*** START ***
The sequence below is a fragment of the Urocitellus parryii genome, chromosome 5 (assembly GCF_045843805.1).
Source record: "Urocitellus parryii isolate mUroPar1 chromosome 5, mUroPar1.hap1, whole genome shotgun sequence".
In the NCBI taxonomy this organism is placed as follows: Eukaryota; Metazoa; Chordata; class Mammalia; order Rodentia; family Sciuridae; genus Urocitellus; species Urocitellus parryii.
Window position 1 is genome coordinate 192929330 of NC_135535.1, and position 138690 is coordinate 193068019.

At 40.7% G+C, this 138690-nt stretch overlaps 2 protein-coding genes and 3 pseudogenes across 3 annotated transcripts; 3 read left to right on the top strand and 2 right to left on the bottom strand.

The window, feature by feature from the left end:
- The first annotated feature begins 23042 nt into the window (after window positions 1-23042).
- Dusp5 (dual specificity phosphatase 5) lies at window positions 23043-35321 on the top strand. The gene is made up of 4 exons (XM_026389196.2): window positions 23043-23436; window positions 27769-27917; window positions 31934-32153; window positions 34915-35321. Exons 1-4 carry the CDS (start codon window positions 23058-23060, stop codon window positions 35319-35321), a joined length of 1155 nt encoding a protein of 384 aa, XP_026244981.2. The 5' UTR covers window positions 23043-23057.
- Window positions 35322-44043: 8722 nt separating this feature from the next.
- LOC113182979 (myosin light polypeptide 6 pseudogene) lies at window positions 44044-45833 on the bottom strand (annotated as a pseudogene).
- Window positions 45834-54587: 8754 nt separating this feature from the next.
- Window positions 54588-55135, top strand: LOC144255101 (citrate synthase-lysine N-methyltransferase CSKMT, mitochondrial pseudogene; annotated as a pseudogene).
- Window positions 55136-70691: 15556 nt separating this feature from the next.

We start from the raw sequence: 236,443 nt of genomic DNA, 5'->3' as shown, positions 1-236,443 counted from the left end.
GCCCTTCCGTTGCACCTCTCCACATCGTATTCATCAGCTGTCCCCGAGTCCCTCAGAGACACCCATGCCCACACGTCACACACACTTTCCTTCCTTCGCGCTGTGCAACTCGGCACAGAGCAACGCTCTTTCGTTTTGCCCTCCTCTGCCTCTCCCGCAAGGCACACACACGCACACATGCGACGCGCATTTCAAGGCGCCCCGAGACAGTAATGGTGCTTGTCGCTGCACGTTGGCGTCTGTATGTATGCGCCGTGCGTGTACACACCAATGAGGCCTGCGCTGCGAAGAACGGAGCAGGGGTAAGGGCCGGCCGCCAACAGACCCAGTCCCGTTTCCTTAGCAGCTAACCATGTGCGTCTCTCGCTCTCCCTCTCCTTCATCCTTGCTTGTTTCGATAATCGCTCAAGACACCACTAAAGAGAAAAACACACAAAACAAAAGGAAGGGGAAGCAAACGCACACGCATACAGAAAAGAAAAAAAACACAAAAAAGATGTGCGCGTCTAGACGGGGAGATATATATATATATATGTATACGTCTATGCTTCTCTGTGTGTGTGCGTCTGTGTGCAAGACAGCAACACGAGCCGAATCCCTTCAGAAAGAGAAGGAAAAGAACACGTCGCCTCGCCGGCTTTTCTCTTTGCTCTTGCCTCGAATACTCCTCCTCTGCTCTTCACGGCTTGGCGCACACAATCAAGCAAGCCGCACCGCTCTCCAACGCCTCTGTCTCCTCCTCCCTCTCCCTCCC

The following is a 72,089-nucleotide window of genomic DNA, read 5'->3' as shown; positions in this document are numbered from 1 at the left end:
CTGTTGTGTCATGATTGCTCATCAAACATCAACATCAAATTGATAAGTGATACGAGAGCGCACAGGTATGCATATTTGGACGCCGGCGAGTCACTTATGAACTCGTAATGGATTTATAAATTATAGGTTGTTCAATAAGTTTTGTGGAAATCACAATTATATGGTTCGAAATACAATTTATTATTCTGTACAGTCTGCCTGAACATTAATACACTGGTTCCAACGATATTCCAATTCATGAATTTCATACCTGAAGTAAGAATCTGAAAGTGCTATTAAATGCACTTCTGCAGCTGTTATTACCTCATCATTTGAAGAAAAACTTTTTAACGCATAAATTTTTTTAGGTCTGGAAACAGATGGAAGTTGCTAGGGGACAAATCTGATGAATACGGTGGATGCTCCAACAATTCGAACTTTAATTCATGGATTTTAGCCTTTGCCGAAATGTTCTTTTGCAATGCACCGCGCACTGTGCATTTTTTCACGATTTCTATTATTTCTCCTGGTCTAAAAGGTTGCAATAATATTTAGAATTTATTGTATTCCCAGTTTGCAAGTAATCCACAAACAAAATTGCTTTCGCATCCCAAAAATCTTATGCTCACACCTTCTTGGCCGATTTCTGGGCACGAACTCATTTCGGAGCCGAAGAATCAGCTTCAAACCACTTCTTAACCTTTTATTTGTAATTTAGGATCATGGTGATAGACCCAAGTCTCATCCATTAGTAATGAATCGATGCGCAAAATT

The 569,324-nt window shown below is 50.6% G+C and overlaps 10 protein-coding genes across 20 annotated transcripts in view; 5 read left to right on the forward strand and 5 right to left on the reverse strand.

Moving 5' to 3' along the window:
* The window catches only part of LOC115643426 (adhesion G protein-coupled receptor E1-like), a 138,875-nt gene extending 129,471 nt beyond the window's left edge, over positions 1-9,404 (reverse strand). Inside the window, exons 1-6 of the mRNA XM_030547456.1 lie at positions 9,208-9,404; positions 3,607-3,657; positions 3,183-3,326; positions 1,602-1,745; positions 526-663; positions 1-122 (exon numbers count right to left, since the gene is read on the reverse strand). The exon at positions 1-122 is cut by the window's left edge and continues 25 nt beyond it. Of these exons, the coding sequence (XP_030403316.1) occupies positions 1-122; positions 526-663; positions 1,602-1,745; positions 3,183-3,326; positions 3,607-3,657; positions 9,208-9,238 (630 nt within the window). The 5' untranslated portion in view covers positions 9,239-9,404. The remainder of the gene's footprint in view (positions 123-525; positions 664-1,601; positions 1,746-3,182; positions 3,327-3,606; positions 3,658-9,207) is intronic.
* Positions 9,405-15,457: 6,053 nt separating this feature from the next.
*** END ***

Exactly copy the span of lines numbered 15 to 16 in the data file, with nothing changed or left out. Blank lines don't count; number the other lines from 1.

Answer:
GCCCTTCCGTTGCACCTCTCCACATCGTATTCATCAGCTGTCCCCGAGTCCCTCAGAGACACCCATGCCCACACGTCACACACACTTTCCTTCCTTCGCGCTGTGCAACTCGGCACAGAGCAACGCTCTTTCGTTTTGCCCTCCTCTGCCTCTCCCGCAAGGCACACACACGCACACATGCGACGCGCATTTCAAGGCGCCCCGAGACAGTAATGGTGCTTGTCGCTGCACGTTGGCGTCTGTATGTATGCGCCGTGCGTGTACACACCAATGAGGCCTGCGCTGCGAAGAACGGAGCAGGGGTAAGGGCCGGCCGCCAACAGACCCAGTCCCGTTTCCTTAGCAGCTAACCATGTGCGTCTCTCGCTCTCCCTCTCCTTCATCCTTGCTTGTTTCGATAATCGCTCAAGACACCACTAAAGAGAAAAACACACAAAACAAAAGGAAGGGGAAGCAAACGCACACGCATACAGAAAAGAAAAAAAACACAAAAAAGATGTGCGCGTCTAGACGGGGAGATATATATATATATATGTATACGTCTATGCTTCTCTGTGTGTGTGCGTCTGTGTGCAAGACAGCAACACGAGCCGAATCCCTTCAGAAAGAGAAGGAAAAGAACACGTCGCCTCGCCGGCTTTTCTCTTTGCTCTTGCCTCGAATACTCCTCCTCTGCTCTTCACGGCTTGGCGCACACAATCAAGCAAGCCGCACCGCTCTCCAACGCCTCTGTCTCCTCCTCCCTCTCCCTCCC

The following is a 72,089-nucleotide window of genomic DNA, read 5'->3' as shown; positions in this document are numbered from 1 at the left end: